Everybody knows young children love cardboard boxes and when they have gifts the boxes are usually played with just as much as the contents if not more. As my children get older, I have discovered their love of cardboard boxes hasn’t waned. Samantha (9) and Imogen (7) spend hours and hours making things from stuff I would regard as rubbish, this week’s favourite medium has been the good old cardboard box. They’ve made a dolls house with lots of people and furniture, a till with buttons you can press and a slot where the receipt comes out and lots of Russian doll ornaments that can be hung up.
Every time I’m just about to throw something in the recycling bin, I have one of the girls asking me if they can keep it, bottles, bubble wrap, cardboard boxes, egg boxes…anything, nothing is safe. Sometimes I desperately want to say ‘no’ because it would be so nice to have a tidy house for a change but who am I to be in the way of creativity? When I’m old I can have a boring tidy house but I hope I have plenty of grandchildren to come round and make a mess.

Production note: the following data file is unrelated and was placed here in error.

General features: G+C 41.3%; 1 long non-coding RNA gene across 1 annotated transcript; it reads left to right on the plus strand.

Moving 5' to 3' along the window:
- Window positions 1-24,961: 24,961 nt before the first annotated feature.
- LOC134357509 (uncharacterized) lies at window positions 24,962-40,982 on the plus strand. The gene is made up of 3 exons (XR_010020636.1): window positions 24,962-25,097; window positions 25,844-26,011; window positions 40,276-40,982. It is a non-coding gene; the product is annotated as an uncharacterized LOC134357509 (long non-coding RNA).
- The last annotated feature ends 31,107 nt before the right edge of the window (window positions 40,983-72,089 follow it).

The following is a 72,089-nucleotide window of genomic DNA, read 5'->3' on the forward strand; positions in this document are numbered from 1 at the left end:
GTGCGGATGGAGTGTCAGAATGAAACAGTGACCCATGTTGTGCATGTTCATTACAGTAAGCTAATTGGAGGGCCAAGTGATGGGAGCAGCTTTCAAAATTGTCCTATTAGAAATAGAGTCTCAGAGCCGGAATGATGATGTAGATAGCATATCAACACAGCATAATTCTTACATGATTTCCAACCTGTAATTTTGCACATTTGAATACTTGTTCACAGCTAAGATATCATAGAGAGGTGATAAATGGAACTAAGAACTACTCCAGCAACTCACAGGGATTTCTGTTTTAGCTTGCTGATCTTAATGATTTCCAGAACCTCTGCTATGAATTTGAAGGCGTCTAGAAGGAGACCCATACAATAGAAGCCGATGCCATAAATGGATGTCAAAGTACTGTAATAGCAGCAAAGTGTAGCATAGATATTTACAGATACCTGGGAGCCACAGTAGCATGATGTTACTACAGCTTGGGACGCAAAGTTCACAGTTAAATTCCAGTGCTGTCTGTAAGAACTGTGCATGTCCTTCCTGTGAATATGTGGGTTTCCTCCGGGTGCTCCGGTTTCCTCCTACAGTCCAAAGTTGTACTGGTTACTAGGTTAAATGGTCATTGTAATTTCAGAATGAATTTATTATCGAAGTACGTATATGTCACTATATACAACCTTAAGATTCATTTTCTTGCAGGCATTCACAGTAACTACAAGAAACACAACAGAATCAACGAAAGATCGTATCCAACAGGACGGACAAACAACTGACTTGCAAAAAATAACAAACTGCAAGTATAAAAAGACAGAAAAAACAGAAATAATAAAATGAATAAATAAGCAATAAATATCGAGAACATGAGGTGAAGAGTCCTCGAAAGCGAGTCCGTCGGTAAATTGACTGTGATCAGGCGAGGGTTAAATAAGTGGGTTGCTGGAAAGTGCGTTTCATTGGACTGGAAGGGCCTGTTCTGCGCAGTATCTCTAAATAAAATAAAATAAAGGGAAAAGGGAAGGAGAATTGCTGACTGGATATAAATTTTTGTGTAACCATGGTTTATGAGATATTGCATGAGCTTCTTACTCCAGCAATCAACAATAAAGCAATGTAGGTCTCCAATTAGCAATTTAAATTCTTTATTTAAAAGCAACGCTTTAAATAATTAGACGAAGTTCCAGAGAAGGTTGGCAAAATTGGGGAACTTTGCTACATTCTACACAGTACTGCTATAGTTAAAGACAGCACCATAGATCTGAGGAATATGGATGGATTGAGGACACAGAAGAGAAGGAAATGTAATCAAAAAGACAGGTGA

Who needs to spend money to keep children entertained?!
Why’s creativity so important?
It is extremely rare for my children to ever be playing with toys, they’ve always preferred make believe games and being creative with whatever they can find. I think it’s wonderful for children’s brains to be able to develop in this way. There are numerous studies that have found children that have plenty of time to be organically creative have enhanced intellectual, social and emotional development. This is why children’s free time is so important, it is no good for them to be rigidly controlled in structured lessons and play time. When my children show initiative and ingenuity, I am immensely proud and so impressed.